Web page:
As all dystopian novels must be, The Memory Police is described as “Orwellian” in its marketing materials, but Ogawa’s spare elliptical style has more in common with Kafka, or with her fellow Japanese master of minimalist disquiet, Kobo Abe. The novel’s plot also has some similarities to Lois Lowry’s YA classic The Giver. It’s a quiet dystopia of loss and confusion rather than repression, perhaps better suited for a world of misinformation and environmental degradation than the Big Brother nightmares of last century.

Perhaps on the front lines in Wuhan, or Milan, or even Seattle, the coronavirus outbreak feels as nightmarish as Contagion, or Station Eleven. Perhaps it will feel that way where I live, in D.C., soon. For now, the outbreak feels more like The Memory Police—things disappearing from our lives before we can even process them.

The losses start small and insignificant. At the local coffee shop, the first thing that disappeared was the table holding the lids and the self-serve milk. Then half the tables vanished. Then all the tables. Then the whole shop closed. Then you hear that the employees were laid off. One by one, vacations, dinner plans, birthday parties, and professional opportunities that had been lined up for the next few weeks disappeared. First you lost handshakes with acquaintances, then hugs with friends, then any personal contact at all. Workplaces, schools, public spaces, sports, conferences, political rallies, international travel, domestic travel—all disappeared one by one. Perhaps you, like me, thought last Saturday that it would be OK to have a couple of friends over to the house as long as you were reasonably cautious. Reputable experts quoted in reputable magazines were saying it was probably fine. By Sunday, that was off limits. Today, the idea is unthinkable. Yes, some benighted fools are resisting and resenting the new state of things, but most people I know are welcoming it, demanding that the authorities restrict and clamp down more, chastising those who don’t comply fast enough or with sufficient seriousness.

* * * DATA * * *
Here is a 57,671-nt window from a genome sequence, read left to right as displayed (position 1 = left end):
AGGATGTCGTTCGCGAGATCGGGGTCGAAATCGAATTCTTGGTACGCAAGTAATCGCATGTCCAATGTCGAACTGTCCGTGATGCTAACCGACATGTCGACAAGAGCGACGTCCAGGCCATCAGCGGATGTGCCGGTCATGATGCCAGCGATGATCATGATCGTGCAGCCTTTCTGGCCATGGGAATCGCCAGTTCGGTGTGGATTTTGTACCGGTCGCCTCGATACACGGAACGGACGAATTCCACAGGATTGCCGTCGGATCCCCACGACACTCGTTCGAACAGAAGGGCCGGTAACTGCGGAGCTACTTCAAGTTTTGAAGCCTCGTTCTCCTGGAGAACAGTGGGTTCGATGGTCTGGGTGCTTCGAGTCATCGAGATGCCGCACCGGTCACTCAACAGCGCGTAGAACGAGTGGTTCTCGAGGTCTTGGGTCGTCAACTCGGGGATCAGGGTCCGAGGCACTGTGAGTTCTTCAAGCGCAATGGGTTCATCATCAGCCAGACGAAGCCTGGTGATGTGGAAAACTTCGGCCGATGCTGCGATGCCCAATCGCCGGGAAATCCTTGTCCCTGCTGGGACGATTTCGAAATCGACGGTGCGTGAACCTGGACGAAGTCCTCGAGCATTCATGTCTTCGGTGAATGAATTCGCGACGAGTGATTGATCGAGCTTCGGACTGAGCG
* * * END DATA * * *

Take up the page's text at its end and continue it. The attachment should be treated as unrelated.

I support social distancing. I want to #flattenthecurve. I’ve read the terrifying accounts from Italy and Wuhan and I don’t value my afternoon coffee break or my dinner plans over anyone’s life. But I still worry about which of the things that disappeared this week are, like the objects in Ogawa’s novel, never going to reappear.

The Memory Police is a political novel as well, and I can’t stop thinking about that either. In the face of a terrifying threat, I see people who have spent the better part of the past three years fretting about the disappearance of democratic norms and civil liberties angrily demanding new restrictions on their lives. I understand why they’re doing it, but I hope they don’t undervalue, or even forget, the things that were so important just a few weeks ago.

On the day that roses disappear from the island, Ogawa’s narrator is walking past a “rose garden without roses.” “In years past,” the narrator tells us, “I had carefully studied the stems, leaves, and branches and had read the tags that identified the different varieties, but I realized now that I was already unable to remember what this thing called a rose had looked like.”

The cherry blossoms are in bloom here in D.C. right now. If you can do so at a safe and responsible social distance, take some time to appreciate them this weekend. On our island, they haven’t disappeared yet.

The Memory Police

By Yoko Ogawa, translated by Stephen Snyder. Pantheon.